Mixed results. Even with a slightly more complex sentence, it still correctly separates interest rates from inflation. The word "inflation" appears very close to the number 0.5%, but the model parses the sentence correctly to tag the inflation rate at 12%. But then it continues to say that given only one number, it can't calculate the rate of inflation, seemingly forgetting that it literally just told us the correct rate of inflation. A handy reminder that this tool, for all its slick fluency, is not intelligent in any meaningful way.

Probing some limits

Inflation in some countries is (much) higher than others. Let's see how ChatGPT handles this.

Prompt:

What is the rate of inflation according to the sentence: "CPI rose to 90% in October, up from 80% in September."

Response:

This sentence contains an error. The Consumer Prices Index (CPI) is a measure of inflation, and it is expressed as a percentage. In the sentence you provided, the CPI is given as a value of 90% and 80%, which are not valid values for the CPI. Inflation is a measure of the rate at which the general level of prices for goods and services is rising, and it is typically measured using the CPI or another index. The CPI is expressed as a percentage, with a value of 100% representing the average level of prices in a reference period. If the CPI is rising, it means that prices are generally increasing, and if it is falling, it means that prices are generally decreasing. It is not possible for the CPI to be 90% or 80%, as these are not valid percentage values.

My verdict:

WTF?? I can't tell whether this is an LLM that's relied on training data from countries where inflation is never very high or whether this is some other bit of logic in the chatbot that's trying to filter out garbage results or silly questions. It successfully processed the same sentence earlier, but with smaller numbers, so it can't be the grammar that it's struggling with.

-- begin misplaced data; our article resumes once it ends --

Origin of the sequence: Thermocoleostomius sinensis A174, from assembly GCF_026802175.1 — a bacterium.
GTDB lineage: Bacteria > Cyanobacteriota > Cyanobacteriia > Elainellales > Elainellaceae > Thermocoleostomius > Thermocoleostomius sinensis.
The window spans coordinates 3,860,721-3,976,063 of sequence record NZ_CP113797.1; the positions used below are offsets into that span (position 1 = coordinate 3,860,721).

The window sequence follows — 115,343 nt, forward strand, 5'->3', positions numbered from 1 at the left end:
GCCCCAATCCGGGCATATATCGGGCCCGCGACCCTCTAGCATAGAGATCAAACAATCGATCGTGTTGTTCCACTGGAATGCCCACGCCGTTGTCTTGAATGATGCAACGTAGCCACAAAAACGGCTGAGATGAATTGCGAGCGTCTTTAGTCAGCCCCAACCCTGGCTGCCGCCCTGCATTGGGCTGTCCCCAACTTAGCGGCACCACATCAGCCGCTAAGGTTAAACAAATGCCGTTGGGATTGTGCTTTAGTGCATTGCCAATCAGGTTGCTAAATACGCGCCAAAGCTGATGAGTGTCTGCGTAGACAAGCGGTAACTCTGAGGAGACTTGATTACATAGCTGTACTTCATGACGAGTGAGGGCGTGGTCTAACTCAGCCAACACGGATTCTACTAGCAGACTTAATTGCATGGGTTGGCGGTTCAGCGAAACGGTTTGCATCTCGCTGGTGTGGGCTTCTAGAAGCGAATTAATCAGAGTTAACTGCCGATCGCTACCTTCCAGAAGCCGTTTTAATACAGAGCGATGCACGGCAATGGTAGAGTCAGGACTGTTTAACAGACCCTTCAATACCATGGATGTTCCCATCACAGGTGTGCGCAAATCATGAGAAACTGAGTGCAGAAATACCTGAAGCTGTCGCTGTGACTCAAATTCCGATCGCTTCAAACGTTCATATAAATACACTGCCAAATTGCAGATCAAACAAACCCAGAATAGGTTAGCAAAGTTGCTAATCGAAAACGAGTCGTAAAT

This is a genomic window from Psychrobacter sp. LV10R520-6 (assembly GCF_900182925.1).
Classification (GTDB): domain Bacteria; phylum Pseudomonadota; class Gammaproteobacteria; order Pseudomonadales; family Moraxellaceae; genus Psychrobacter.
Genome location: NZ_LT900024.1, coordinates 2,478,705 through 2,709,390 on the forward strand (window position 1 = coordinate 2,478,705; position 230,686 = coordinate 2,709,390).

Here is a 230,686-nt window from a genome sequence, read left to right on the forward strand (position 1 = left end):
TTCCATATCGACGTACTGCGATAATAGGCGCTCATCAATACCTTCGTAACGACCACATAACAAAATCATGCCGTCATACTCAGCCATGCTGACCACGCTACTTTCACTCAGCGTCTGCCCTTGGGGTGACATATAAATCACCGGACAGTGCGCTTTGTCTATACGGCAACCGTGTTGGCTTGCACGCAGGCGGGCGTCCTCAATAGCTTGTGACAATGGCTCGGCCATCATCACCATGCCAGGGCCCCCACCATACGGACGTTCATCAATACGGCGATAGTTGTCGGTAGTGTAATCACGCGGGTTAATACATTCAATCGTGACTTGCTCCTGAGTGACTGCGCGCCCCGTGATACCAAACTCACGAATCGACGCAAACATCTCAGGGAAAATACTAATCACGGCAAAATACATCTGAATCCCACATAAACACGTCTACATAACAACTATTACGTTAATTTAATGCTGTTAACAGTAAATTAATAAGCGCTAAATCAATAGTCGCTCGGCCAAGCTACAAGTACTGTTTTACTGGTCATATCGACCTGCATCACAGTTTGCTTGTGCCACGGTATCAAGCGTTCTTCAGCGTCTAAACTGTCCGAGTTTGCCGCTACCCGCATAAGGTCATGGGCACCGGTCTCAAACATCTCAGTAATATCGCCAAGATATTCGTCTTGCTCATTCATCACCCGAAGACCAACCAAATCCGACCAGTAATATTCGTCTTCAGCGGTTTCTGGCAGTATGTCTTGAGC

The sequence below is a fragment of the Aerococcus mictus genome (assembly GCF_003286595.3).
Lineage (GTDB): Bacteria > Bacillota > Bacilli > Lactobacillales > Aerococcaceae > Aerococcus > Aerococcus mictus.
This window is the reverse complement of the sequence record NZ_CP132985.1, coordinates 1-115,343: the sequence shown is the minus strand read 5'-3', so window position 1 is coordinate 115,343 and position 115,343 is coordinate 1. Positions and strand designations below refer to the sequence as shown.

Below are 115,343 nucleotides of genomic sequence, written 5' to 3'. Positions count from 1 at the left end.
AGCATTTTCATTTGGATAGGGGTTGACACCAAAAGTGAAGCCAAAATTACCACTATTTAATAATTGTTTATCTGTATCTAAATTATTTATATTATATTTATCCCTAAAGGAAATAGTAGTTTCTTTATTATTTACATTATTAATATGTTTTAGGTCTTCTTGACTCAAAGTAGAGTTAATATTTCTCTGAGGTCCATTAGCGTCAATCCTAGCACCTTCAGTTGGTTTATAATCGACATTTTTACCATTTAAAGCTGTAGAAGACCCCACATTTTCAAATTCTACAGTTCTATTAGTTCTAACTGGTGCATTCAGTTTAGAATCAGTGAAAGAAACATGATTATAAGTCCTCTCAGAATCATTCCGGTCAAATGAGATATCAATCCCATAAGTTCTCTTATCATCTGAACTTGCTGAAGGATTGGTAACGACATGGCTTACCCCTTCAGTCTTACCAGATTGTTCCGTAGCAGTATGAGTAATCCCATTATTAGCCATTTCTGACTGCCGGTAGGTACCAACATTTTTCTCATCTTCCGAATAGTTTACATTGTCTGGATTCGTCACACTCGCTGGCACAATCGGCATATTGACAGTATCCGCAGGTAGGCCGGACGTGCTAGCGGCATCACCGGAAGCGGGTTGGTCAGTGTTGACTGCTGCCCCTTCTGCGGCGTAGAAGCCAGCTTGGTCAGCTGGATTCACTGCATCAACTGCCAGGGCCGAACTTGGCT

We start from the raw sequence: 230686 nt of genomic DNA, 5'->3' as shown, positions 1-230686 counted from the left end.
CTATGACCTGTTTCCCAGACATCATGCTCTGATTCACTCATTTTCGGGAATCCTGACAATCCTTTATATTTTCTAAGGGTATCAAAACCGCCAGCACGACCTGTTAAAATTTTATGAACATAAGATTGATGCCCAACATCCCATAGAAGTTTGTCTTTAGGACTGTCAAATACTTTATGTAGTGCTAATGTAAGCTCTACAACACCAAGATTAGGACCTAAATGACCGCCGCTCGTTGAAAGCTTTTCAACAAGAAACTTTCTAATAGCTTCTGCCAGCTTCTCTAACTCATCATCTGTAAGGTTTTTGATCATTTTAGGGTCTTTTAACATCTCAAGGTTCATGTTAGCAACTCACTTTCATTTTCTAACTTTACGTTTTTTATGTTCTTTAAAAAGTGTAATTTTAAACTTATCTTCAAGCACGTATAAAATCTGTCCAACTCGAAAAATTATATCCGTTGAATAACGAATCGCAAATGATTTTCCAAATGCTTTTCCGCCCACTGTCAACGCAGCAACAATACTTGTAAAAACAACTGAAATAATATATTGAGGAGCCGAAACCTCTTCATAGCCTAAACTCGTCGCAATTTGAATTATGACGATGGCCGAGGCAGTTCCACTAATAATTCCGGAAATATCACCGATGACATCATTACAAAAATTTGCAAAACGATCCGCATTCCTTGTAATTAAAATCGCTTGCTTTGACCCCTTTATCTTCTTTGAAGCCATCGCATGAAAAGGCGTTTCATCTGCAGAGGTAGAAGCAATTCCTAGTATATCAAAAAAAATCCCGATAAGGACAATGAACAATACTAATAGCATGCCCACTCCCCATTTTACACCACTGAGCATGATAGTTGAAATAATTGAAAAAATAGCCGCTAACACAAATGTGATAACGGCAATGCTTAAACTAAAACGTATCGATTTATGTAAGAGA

Technically, inflation is measured using an index, such as CPI, and measuring by what ratio that index changes between two points in time (year to year or month to month). This index is reset to 100 units (not %) periodically, and perhaps this is confusing the model? It sometimes confuses me. Examples of how inflation is discussed can be found in the official ONS report or in any newspaper.

For clarity, 80% is not an impossible rate of inflation. Just a few months ago, "Turkey's annual inflation climbed to a fresh 24-year high of 80.21% in August, a bit below expectations...". So let's try:

Prompt:

What is the rate of inflation in Turkey according to the sentence: "Turkish CPI rose to 90% in October, up from 80% in September."

Response:

This sentence contains an error. The Consumer Prices Index (CPI) is a measure of inflation, and it is expressed as a percentage. In the sentence you provided, the CPI is given as a value of 90% and 80%, which are not valid values for the CPI. Inflation is a measure of the rate at which the general level of prices for goods and services is rising, and it is typically measured using the CPI or another index. The CPI is expressed as a percentage, with a value of 100% representing the average level of prices in a reference period. If the CPI is rising, it means that prices are generally increasing, and if it is falling, it means that prices are generally decreasing. It is not possible for the CPI to be 90% or 80%, as these are not valid percentage values. Therefore, it is not possible to determine the rate of inflation in Turkey based on the sentence you provided. (emphasis added)

My verdict:

Specifying the country doesn't help here, though it does add one country-specific line to the output. This again makes me wonder if some post-LLM reasoning has gone wrong, rather this being caused by an oddity of the training data.

Failures of reasoning

Let's try a lower rate of inflation -- higher than the UK typically sees, but lower than Turkey -- while keeping the sentence structure the same:

Prompt:

What is the rate of inflation according to the sentence: "CPI rose to 50% in October, up from 10% in September."

Response:

The rate of inflation according to the sentence you provided is 40%. This is calculated by subtracting the September inflation rate (10%) from the October inflation rate (50%), which gives us 50% - 10% = 40%.